The company is admittedly still in early innings and finding its footing in AD, as its leading trials are currently in acne, IBD, and cystic fibrosis – some of the more promising areas. Acne, for example, has been clearly proven to be caused by harmful bacteria living on the skin.
BiomX believes that rather than increasing the population of healthy bacteria, like Forte, it may be simpler and easier to reduce the population of harmful bacteria (S. Aureus) present on AD-affected skin. To kill this strain specifically, they are utilizing bacteriophages, whose only biological function is to kill bacteria. Bacteriophages are efficient killers of bacteria, and have advantages such as being genetically inert to humans and human cells while being extremely targeted towards a specific strain of bacteria.
$PHGE’s treatment is also topical, and they are taking the approach of studying a bacteriophage cocktail that is customized to the microbiomes of individual patients while developing a generalized cocktail that would work for nearly all patients as a go-to-market product. For AD, the bacteriophage cocktail is being optimized to eliminate S. Aureus, the same bacterium that FBRX’s strategy targets.
To date, they have shown this cocktail to be effective and dose-dependent at reducing S. Aureus populations, meaning that they can attempt to treat a theorized cause of eczema without totally wiping out S. Aureus, which would have beneficial effects at lower populations.
Save the date
BX005 - Phase 2 results in 1H 2022
Phase 1 results
Only 8 weeks for the endpoint time
Still in-vitro per “Development of Bacteriophage Cocktail Targeting Staphylococcus aureus to Treat Atopic Dermatitis”
Our take: interim results indicate that while S. Aureus are killed efficiently within the dosing period, the subsequent increase in populations of other commensal bacteria may occur outside of the timeline of trial endpoints measurement, emphasizing the need for follow-ups and careful interpretation of official trial endpoints which may occur before peak efficacy23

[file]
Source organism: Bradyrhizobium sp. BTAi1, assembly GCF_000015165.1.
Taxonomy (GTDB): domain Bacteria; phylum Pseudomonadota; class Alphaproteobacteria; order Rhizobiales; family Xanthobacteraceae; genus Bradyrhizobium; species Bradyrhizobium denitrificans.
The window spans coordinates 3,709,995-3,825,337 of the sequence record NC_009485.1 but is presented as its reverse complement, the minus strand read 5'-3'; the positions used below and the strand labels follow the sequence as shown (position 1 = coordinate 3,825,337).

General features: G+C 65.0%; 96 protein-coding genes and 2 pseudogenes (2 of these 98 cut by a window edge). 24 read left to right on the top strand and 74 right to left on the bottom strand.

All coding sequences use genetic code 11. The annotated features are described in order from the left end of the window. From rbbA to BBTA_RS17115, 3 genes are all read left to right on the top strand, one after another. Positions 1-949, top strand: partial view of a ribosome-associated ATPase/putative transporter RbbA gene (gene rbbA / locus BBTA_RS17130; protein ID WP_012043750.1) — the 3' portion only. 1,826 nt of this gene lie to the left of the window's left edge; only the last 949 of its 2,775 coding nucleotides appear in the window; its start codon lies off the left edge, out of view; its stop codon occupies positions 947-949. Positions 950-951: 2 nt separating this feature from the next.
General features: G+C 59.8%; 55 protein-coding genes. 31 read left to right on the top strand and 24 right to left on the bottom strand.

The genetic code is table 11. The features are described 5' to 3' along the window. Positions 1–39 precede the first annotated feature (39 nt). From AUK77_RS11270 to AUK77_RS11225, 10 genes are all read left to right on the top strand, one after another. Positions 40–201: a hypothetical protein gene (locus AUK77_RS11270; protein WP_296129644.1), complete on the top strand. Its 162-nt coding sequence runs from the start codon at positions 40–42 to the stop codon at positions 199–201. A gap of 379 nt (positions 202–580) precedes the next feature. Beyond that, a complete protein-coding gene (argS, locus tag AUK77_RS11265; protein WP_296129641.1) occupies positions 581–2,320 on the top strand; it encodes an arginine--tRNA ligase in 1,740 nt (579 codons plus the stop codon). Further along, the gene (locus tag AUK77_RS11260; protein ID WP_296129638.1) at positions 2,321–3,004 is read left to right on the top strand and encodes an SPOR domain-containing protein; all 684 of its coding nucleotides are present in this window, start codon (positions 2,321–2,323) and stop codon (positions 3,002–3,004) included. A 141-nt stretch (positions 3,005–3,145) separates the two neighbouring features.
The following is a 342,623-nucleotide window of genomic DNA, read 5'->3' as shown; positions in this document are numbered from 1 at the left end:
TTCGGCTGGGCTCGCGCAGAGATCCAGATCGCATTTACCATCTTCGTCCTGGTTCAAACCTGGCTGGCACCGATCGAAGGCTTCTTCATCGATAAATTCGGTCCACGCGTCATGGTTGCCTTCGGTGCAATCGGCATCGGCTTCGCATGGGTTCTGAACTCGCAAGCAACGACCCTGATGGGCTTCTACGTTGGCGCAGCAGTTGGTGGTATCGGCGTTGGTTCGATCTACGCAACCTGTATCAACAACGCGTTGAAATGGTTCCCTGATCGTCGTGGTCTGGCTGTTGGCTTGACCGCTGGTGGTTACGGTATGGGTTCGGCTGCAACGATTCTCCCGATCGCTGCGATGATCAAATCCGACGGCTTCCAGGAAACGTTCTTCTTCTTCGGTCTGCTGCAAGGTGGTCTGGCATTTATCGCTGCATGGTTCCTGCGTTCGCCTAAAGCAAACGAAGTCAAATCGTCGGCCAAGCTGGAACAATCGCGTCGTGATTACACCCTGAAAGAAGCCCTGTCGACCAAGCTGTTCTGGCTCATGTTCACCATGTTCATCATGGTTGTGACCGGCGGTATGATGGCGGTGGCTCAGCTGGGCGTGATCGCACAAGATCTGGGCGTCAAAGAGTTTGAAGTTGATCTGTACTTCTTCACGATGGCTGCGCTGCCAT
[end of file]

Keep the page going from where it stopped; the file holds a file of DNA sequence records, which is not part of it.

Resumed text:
Who’s with us?
Ownership by shares: Chardan 2.9M, Takeda 2.5M, Orbimed 2.3M, J&J 2.1M (% ownership data unavailable)
Avg. price target: $25
Ways to invest:
Patiently buy in small amounts close to the 52W low, as this is a much more long-term hold (2022 and well beyond) given the nascent pipeline
Evelo Bio ($EVLO): Treating AD systemically leveraging the small intestine-microbiome axis
What to know
Evelo Bio takes a different approach to addressing skin disease via the microbiome, believing that microbes found in the small intestine modulate immune system responses throughout the body, including in the skin. Evelo calls this the small intestinal axis, and recent research does implicate the small intestine’s interaction with gut microbes in regulating multiple organ systems. Responses will vary depending on the strains delivered, with differentiated effects in targeted organ systems, theoretically giving them a more diverse plate of possible first and second wave expansions into different indications, such as asthma/allergies and neuroinflammation stemming from the AD concept trials. However, the company has not yet reported significant nor substantial enough results indicating success in their AD treatment, and we believe that its Q1 interim data readout in phase 2 trials will be essential in getting a true gauge of their science potential.
Evelo has two therapies under investigation that target atopic dermatitis, EDP1815 and EDP1867, and are enrolling for phase 1b trials right now. Termed “monocloncal microbials,” these catchy drugs deliver a single species of bacteria to the small intestine. Detection of these bacteria by dendritic cells in the lining of the small intestine is believed to lead to a cascade of anti-inflammatory immune response systemically. This makes the approach unique as the therapies are not designed to establish a living colony of these bacteria in the small intestine, but rather to be temporarily present in order to re-program immune cells in the body via these signaling cascades initiated in the small intestine.
The bacterial strains Evelo has selected for treating atopic dermatitis are believed to reduce inflammatory immune response throughout the body, including in the skin. One reason this novel mechanism via the small intestine may be valuable in the market is if it can be used in combination with topical or other systemic therapies, similar to Dupixent. These mechanisms may not be entirely specific to AD, as EDP1815 is currently being studied for its effect on other diseases like Psoriasis and to modulate inflammatory reactions to COVID-19 infection. EDP1815’s data readout for psoriasis in Q3 2021 could provide a good indication of potential success in AD.
Similarly, EDP1867 is also being investigated pre-clinically for other indications, and Evelo is investigating other monoclonal strains as well as non-competent (e.g. non-replicating) or bacteria-mimicking strategies for treating these diseases and neurological, cancer, and metabolic disease indications.
Save the date
EDP1815: Q1 ‘22 phase 2 interim data readout (initiating Q3 ‘21)
EDP1867: Q4 ‘21 phase 1b data
EDP1815 Phase 1 results
EASI: 10/16 dosed patients on EDP1815 Improved at Day 5, however 6/16 worsened, and EASI50 was met by <50% of treated group.